Barry Pavel

  • A Blueprint for a US Strategy in Asia

    The United States should update, revitalize, and defend the rules-based international order while considering “hard-headed” engagement with China, according to the latest in a series of Atlantic Council strategy papers.

    This “is not a strategy designed in Washington to be imposed on the region,” said Matthew Kroenig, a nonresident senior fellow in the Atlantic Council’s Brent Scowcroft Center on International Security.

    Kroenig, along with Miyeon Oh, a senior fellow in the Scowcroft Center, is the author of A Strategy of the Trans-Pacific Century: Final Report of the Atlantic Council’s Asia-Pacific Strategy Task Force.

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  • What are the Implications of Decertification of the Iran Nuclear Deal?

    The expectation that US President Donald J. Trump will decertify the nuclear deal with Iran this week raises the question: what would be the implications of decertification?

    Trump faces an October 15 deadline to certify to the US Congress that Iran is complying with the terms of the nuclear agreement that the Islamic Republic struck with the five permanent members of the United Nations (UN) Security Council plus Germany in 2015. The deal cuts off Iran’s path to a nuclear weapon.

    Despite criticizing the agreement as “terrible,” Trump has twice before certified Iran’s compliance with the deal. The president doesn’t need a reason to decertify the deal. Trump is expected to state that the Joint Comprehensive Plan of Action (JCPOA) is not in the United States’ national security interests.

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  • China’s Belt and Road Initiative: An Opportunity for the United States

    The United States must seize the opportunity presented by a Chinese initiative that envisions the creation of land and sea routes that will span three continents and link more than sixty countries, according to experts who participated in a panel discussion at the Atlantic Council on October 4.

    Making the case for engagement with China’s Belt and Road Initiative (BRI), Gal Luft, co-director of the Institute for the Analysis of Global Security, said: “[The BRI] is a generational project and it will take a long time,” but, “the US needs to engage now.”

    “We don’t have to agree to every component of the Belt and Road… we don’t have to buy into the whole package,” he added.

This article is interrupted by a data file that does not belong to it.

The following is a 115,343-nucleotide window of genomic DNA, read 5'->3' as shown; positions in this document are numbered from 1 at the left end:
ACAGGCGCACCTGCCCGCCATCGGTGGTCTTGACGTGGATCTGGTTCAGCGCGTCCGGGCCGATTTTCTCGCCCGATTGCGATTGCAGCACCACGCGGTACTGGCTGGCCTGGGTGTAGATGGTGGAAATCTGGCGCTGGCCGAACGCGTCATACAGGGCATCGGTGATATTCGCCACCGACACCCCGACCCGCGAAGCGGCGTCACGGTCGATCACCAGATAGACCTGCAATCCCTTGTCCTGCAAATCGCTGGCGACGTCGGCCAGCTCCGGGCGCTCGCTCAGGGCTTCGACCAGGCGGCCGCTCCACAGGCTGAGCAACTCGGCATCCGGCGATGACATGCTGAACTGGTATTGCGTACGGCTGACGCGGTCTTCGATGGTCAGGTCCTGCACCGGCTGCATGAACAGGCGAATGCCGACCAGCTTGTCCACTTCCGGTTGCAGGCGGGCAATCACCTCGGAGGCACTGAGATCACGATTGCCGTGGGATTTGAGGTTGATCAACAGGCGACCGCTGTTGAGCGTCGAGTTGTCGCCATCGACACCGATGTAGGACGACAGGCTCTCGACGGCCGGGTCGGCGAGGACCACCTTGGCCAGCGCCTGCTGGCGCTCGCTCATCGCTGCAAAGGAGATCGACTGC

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  • Trump's Debut at the United Nations

    In his first address to the United Nations General Assembly in New York on September 19, US President Donald J. Trump threatened to “totally destroy” North Korea, called Iran a “rogue nation” and the nuclear deal with that country “an embarrassment,” said the United States was “prepared to take further action” on Venezuela, and lashed out at what he called a “corrupt, destabilizing” regime in Cuba.

    Atlantic Council experts provided their analysis on the speech. Here is what they had to say:

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  • Manning and Pavel Quoted by the New York Times on North Korea's ICBM Capabilities


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  • Entering a ‘Very Dangerous Era’ With North Korea

    North Korea’s successful test of an intercontinental ballistic missile (ICBM) that has the ability to strike Alaska could embolden Pyongyang to be more aggressive in the future, according to an Atlantic Council analyst.

    “With this nuclear ICBM ‘shield,’ the DPRK [North Korea] likely will be much more aggressive in every other area of its foreign and military policies. We are entering a new and very dangerous era,” said Barry Pavel, a senior vice president, Arnold Kanter Chair, and director of the Atlantic Council's Brent Scowcroft Center on International Security.

    On July 4, six months after Trump had tweeted that a North Korean test of an ICBM capable of reaching the United States “won’t happen,” North Korea said it had tested such a missile that could hit Alaska.

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  • Saudi Arabia and the United States are on a Collision Course with Iran

    Donald J. Trump and Mohammed bin Salman have a similar outlook when it comes to Iran. Both see the Islamic Republic as a threat that needs to be contained. What then does the elevation of Mohammed bin Salman, commonly known as MBS, to the role of crown prince of Saudi Arabia mean for the Sunni kingdom’s relationship with Shi’ite Iran?

    “Nothing good,” said F. Gregory Gause III, head of the international affairs department at Texas A&M University’s Bush School of Government and Public Service.

    “I do see the likelihood of an American-Iranian confrontation, whether it is in Syria, whether it is on the water in the Gulf, whether it is in Iraq after the campaign in Mosul is concluded,” said Gause. The US administration, including President Trump and Defense Secretary James Mattis, “came into office with a view that Iran was the major issue in the region,” he noted.

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  • Pavel Quoted by ABC News on Coping With Terrorist Threats


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  • Pavel Joins CNN to Discuss White House Relations with Merkel


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  • Pavel Joins CGTN to Discuss Trump’s First Trip Abroad


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